Can a strategy series that focuses on ancient and historical wars get too close to modern events? Total War has always been consistent in its refined gameplay and accurate simulation of battles that took place many centuries ago, but with Fall of the Samurai, the upcoming standalone expansion pack for Shogun 2, Creative Assembly is inches away from flirting with modern warfare.
The brand new campaign is set in 1860s Japan and centres on the Boshin War. It?s the latest war period that Total War
has ever covered, focusing on the collapse of the country?s feudal regime as the Shogun and Emperor butt heads over the future of their homeland. A civil war breaks out as a result of Western influences and the concerns surrounding Japan?s modernisation.
On paper, it might seem that Creative Assembly has run out of ideas for wars to simulate, but when playing the expansion pack the exact opposite is true. There?s something incredibly fascinating about experiencing the precise events that lead to a country?s cultural and technological transformation.
The campaign kicks off as tensions begin to flare up between two major factions - the industry-embracing Imperials and the feudal-faithful Shogunates - with you issuing commands as the ruler of a lowly district in the far corner of Japan. At this point, your soldiers are still playing by the feudal rulebook, but as you progress and take advantage of Foreign Agents, you can train your troops in the use of modern weapons, and your tactics begin to transform too.
As time goes on, the result of the Western influences from countries like the US, France and Britain will allow new mass-produced weapons to come into play, with an emphasis on automatic artillery rather than swords. While you can still create Samurai dojos and train troops in the feudal manner, their usefulness and roles will become diminished as you tackle opponents who have embraced change at a quicker pace.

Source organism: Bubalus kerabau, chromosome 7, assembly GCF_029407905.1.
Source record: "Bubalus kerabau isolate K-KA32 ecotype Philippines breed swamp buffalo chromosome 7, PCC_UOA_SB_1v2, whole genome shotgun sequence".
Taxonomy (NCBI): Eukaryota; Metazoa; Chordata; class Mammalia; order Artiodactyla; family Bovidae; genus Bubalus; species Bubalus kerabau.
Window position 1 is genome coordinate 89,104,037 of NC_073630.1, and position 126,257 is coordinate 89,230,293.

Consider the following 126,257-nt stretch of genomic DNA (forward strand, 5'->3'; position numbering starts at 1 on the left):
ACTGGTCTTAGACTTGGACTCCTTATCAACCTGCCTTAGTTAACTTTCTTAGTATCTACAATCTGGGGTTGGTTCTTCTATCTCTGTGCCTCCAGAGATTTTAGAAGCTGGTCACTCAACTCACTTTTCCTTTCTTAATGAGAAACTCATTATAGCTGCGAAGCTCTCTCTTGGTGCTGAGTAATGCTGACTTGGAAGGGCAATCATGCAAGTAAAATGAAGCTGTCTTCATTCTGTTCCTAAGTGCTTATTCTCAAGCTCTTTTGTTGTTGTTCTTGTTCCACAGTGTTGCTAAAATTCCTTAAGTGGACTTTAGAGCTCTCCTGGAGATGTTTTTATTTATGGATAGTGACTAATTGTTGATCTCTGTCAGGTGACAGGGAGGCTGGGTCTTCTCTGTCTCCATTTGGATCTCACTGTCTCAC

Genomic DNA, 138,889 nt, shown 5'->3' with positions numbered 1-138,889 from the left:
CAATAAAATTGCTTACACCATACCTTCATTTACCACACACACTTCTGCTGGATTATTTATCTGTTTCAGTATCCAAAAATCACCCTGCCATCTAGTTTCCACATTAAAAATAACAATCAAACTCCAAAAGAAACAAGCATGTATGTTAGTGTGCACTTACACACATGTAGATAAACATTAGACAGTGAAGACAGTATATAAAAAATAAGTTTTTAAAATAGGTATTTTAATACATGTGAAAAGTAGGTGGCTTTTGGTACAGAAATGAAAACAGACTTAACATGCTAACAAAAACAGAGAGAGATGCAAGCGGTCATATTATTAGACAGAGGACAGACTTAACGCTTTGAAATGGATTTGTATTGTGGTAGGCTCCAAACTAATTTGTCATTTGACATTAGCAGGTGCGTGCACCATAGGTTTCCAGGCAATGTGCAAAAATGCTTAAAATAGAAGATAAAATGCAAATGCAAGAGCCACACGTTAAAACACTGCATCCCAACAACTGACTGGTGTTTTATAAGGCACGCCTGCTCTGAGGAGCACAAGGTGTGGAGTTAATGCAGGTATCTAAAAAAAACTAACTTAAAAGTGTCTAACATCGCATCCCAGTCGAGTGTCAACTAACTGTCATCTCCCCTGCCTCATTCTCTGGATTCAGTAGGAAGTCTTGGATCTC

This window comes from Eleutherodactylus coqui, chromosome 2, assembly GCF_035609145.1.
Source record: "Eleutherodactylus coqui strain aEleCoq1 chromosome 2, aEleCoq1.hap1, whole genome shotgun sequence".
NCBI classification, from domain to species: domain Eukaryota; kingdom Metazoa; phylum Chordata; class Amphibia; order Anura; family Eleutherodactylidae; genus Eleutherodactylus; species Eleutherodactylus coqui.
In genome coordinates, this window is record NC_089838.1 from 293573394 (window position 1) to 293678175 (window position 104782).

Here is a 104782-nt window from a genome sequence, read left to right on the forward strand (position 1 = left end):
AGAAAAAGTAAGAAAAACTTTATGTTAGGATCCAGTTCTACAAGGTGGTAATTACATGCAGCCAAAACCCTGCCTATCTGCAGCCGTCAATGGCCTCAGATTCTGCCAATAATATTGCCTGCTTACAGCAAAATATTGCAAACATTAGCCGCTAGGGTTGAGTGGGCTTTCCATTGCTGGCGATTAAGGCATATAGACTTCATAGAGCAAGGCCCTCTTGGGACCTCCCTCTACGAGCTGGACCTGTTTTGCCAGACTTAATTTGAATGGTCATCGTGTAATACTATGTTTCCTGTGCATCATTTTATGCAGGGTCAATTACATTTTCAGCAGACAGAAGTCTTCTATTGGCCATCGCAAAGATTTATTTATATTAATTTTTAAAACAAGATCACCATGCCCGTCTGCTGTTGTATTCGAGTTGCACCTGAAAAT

To help you in your quest for peace-through-warfare, you can employ battle tactics that focus on sabotage and circumvention instead of direct conflict. Establishing trade connections will benefit your artillery and allow you to gain the upper hand over other districts, while ship combat is much more explosive and can be a means to bombard production lines and ports within enemy territory. Railways and trains feature for the first time in a Total War
game too, and these can be controlled to strangle your enemy?s industrial trade supply.
There are 40 units in Fall of the Samurai
, ranging from spear squads to riflemen and horseback warriors. Combat difficulty has been increase to provide a challenge, but also to be historically accurate - if you charged a number of sword-wielding warriors in front of a gatling gun, you?re going to get stuck fast. The gatling gun, as it happens, doesn?t really appear until the end of the campaign, but it?s a powerful bit of kit and truly has a hard-hitting impact on your experience of the world around you.
Adding to this is the new first person mode, which Creative Assembly has said is more of a novelty rather than a forced feature. Pressing the ?H? key can give you a direct viewpoint of particular units, which by the time you face the gatling gun means you can have your own bespoke version of The Last Samurai?s
final sequence running on your PC monitor. I wasn?t told if there would be any cherry blossoms in the battlefield though.
Creative Assembly has also been hard at work on general improvements to the core mechanics, in terms of graphical enhancements and battle features. You can now have 40 versus 40 battles, with the option of letting the computer AI handle some of the troops so you?re not constantly having to micromanage. To co-ordinate nicely with this, there?s better AI pathfinding and decision making during combat too.
While many standalone expansion packs don?t really try to veer too far away from the core game?s sources, Fall of the Samurai
is just bold enough to offer a completely remixed battling experience, but all within the confines and realms of history and its Shogun roots. And it?s packed with content to boot - making this a meaty add-on that could definitely satisfy die-hard Total War